“As an Asian students’ association, students have come to us to share a whole range of emotions regarding the incident, the highlight of which includes feeling physically unsafe going about their normal lives as an Asian person, in their own neighbourhood,” they elaborated.
In a statement to The Varsity, Bonnie Hu, a third-year student majoring in linguistics, wrote that she “did not personally experience explicit hate crimes” during her first two decades in Canada. However, since the pandemic began, she has heard of anti-Asian violence and has been in “a threatening situation” herself.
While taking an almost-empty TTC subway in June of last year, a seemingly-intoxicated middle-aged white man allegedly called her a “dirty fucking immigrant,” “slut,” and other things she did not hear.
“I told a TTC attendant what happened and he walked me home to make sure the man who harassed me couldn’t follow me,” Hu continued.
A first-year engineering student who has asked to remain anonymous due to the personal nature of his experiences recounted two incidents that happened to him during the pandemic.
The first incident occurred on the subway, when a man came up to him and said, “Look, it’s a Chinese guy,” leaving the student unsure of how to react and deciding to ignore the man. Afterward, the student was left alone.
He also described being ignored by several people while asking for directions to a café on King Street. “I approached other people for help, they all continued to ignore me and walk straight forward,” he recounted.
Because of the two incidents, the student is now “discouraged” to go downtown.
A former U of T student and owner of a small business called inkbymi, Aimi Tran, recently publicly shared her experience with an organizer of the Trinity Bellwoods Flea Market that occurred over a year ago.
The organizer had spelled her business name as “inkbyami” rather than “inkbymi,” in which Mi is Tran’s Vietnamese name. When Tran asked to fix the spelling error, she ended up being removed from the market and was “berated on the phone” by an organizer.
In an email to The Varsity, Tran noted how easy it is for Asian individuals to “internalize the model minority myth,” which is a stereotype of being high-achieving and successful that is often applied to the Asian community.
Tran expressed that she was initially “afraid” to share her story, even going as far as “blaming” herself and “convincing” herself that the organizer could be right.
“In sharing my story, I want to highlight how the hashtag #StopAsianHate can’t adequately capture the range and consequential nuances of systemic racism,” Tran summarized.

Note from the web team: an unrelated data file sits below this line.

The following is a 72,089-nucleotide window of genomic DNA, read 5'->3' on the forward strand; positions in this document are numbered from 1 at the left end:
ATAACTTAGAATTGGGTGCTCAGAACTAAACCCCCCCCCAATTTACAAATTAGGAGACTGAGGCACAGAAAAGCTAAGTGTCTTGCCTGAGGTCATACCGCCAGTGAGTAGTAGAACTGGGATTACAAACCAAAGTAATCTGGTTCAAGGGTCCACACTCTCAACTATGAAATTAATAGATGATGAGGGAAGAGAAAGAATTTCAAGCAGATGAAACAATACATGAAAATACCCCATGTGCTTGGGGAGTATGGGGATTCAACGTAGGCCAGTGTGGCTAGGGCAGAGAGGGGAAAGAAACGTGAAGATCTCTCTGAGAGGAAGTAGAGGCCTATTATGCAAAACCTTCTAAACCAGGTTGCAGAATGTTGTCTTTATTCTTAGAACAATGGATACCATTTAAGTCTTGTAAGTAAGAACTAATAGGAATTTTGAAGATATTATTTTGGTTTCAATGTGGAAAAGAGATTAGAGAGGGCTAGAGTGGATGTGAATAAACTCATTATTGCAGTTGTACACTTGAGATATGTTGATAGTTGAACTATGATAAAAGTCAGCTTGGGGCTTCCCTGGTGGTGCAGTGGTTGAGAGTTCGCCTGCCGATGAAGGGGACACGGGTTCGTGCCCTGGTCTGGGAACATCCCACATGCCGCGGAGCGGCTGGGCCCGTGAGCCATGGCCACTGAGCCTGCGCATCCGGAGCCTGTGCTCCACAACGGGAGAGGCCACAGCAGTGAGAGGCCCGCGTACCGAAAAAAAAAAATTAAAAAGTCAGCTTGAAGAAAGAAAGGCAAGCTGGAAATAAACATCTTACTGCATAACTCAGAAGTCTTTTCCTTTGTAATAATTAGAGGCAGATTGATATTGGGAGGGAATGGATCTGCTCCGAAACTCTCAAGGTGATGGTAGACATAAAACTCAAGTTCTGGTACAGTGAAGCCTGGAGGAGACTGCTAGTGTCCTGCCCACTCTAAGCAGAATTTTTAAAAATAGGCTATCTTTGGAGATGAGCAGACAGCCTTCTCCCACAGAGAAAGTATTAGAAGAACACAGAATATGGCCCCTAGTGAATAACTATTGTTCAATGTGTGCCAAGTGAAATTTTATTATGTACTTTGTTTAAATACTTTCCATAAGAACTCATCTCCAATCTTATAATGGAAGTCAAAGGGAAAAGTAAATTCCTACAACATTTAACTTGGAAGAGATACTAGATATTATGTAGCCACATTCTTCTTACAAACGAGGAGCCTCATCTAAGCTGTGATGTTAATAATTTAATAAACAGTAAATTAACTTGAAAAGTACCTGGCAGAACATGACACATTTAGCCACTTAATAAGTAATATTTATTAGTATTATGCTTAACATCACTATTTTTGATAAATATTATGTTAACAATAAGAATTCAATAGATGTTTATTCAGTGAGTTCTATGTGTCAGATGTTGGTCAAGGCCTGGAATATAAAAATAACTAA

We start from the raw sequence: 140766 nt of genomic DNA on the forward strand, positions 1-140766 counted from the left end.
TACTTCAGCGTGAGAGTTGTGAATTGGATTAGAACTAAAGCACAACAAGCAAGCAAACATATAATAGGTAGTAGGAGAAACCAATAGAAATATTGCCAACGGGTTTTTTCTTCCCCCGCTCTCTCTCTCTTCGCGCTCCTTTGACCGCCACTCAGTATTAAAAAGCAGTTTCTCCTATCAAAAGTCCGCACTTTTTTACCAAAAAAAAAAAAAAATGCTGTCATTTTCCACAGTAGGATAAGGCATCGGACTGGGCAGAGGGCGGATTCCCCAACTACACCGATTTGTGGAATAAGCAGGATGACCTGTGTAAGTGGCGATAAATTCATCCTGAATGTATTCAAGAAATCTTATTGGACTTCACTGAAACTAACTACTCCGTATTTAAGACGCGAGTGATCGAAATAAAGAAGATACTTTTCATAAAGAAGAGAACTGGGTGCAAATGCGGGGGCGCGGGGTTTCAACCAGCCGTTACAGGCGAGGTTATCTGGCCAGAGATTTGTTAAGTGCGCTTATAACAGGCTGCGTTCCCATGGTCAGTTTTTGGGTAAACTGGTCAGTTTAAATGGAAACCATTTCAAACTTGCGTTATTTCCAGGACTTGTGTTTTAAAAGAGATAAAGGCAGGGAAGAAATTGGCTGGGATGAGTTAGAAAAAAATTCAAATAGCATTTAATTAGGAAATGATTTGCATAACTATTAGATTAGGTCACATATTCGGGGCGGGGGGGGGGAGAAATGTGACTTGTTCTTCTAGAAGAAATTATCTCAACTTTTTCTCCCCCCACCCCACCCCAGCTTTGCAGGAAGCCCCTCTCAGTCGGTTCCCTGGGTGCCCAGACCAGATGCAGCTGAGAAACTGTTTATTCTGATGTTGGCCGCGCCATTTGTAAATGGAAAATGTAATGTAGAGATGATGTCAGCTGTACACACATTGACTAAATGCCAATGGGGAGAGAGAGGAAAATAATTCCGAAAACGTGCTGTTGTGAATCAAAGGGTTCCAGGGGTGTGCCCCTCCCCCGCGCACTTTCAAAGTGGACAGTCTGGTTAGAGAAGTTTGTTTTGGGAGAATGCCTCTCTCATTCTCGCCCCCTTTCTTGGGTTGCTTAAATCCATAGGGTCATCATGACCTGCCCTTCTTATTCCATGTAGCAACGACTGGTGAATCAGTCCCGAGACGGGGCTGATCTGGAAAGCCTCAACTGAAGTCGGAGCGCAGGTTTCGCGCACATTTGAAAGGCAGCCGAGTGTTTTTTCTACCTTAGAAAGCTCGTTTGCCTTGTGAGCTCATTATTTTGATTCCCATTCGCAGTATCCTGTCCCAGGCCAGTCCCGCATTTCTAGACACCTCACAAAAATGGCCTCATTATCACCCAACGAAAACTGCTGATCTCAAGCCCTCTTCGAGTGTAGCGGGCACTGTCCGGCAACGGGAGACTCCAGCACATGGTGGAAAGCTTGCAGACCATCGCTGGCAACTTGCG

Creating more awareness, taking action
On an individual level, Fang pointed to a few ways students can help. Fang noted that students can partake in activism against racism and injustices. Students should also know that they are not alone and can join a supportive network to safely share their voices and experiences, she wrote.
Tran noted the importance of sharing one’s story and encouraging individuals to come forward with their own stories. She highlighted that sharing these stories can help people realize that “we’re all in this together to learn and do and be better.” However, she also pointed out that, due to language barriers, some individuals may not have a platform to share their experiences with racism.
On an institutional level, U of T’s Anti-Racism and Cultural Diversity Office has collaborated with stakeholders to host educational programming to raise awareness and garner support.
There will also be a community gathering space on March 31, which will consist of collective healing spaces to denounce anti-Asian sentiments and all forms of violence.
In an email to The Varsity, a U of T spokesperson wrote that the university’s administration, including safety units from all three campuses, is staying “highly vigilant” and “working closely together.”
While the UTVSA considers U of T’s statement on anti-Asian racism an initial step in addressing the issue, members of the association expressed that more could have been done to support their “grieving and fearful peers,” as many of them “feel alone.”
According to the UTVSA, students have been taking steps themselves by looking for ways to cope, seeking fundraisers, and doing their research to learn about the model minority myth.
The UTVSA calls for acts of “real change” to address the ongoing issue of anti-Asian sentiment and hate crimes.
“Since racism is so embedded in our institutional structures, institutions like UofT have the power and qualifications to influence real change more than any individuals,” the UTVSA members concluded.
The Korean Canadian U of T Students Association and the Chinese Undergraduate Association at the University of Toronto did not respond to The Varsity’s requests for comment.
Students, staff, and faculty are reminded of the various safety programs offered on campus including the TravelSafer program (416-978-SAFE (7233)), and the Community Safety Office (416-978-1485).